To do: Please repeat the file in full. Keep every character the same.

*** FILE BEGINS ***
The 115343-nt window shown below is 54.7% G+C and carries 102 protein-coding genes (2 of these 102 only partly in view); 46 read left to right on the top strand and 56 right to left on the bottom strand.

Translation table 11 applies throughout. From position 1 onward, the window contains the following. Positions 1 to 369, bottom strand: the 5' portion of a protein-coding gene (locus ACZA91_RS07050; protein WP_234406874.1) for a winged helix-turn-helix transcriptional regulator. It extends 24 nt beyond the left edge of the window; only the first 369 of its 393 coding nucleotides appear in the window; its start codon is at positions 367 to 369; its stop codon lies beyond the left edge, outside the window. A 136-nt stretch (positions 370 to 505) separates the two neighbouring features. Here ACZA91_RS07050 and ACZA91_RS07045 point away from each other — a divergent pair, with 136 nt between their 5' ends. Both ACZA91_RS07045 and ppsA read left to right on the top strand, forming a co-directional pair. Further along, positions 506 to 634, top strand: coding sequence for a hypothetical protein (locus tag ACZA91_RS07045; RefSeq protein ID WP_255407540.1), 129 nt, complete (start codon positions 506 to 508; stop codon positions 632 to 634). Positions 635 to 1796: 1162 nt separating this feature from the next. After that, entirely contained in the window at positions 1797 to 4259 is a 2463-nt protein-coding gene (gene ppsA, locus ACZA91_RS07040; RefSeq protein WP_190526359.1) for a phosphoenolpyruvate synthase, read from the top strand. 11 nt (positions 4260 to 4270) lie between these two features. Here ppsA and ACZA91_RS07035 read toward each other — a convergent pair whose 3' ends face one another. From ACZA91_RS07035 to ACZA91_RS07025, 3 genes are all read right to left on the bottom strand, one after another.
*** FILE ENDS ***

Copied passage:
The 115343-nt window shown below is 54.7% G+C and carries 102 protein-coding genes (2 of these 102 only partly in view); 46 read left to right on the top strand and 56 right to left on the bottom strand.

Translation table 11 applies throughout. From position 1 onward, the window contains the following. Positions 1 to 369, bottom strand: the 5' portion of a protein-coding gene (locus ACZA91_RS07050; protein WP_234406874.1) for a winged helix-turn-helix transcriptional regulator. It extends 24 nt beyond the left edge of the window; only the first 369 of its 393 coding nucleotides appear in the window; its start codon is at positions 367 to 369; its stop codon lies beyond the left edge, outside the window. A 136-nt stretch (positions 370 to 505) separates the two neighbouring features. Here ACZA91_RS07050 and ACZA91_RS07045 point away from each other — a divergent pair, with 136 nt between their 5' ends. Both ACZA91_RS07045 and ppsA read left to right on the top strand, forming a co-directional pair. Further along, positions 506 to 634, top strand: coding sequence for a hypothetical protein (locus tag ACZA91_RS07045; RefSeq protein ID WP_255407540.1), 129 nt, complete (start codon positions 506 to 508; stop codon positions 632 to 634). Positions 635 to 1796: 1162 nt separating this feature from the next. After that, entirely contained in the window at positions 1797 to 4259 is a 2463-nt protein-coding gene (gene ppsA, locus ACZA91_RS07040; RefSeq protein WP_190526359.1) for a phosphoenolpyruvate synthase, read from the top strand. 11 nt (positions 4260 to 4270) lie between these two features. Here ppsA and ACZA91_RS07035 read toward each other — a convergent pair whose 3' ends face one another. From ACZA91_RS07035 to ACZA91_RS07025, 3 genes are all read right to left on the bottom strand, one after another.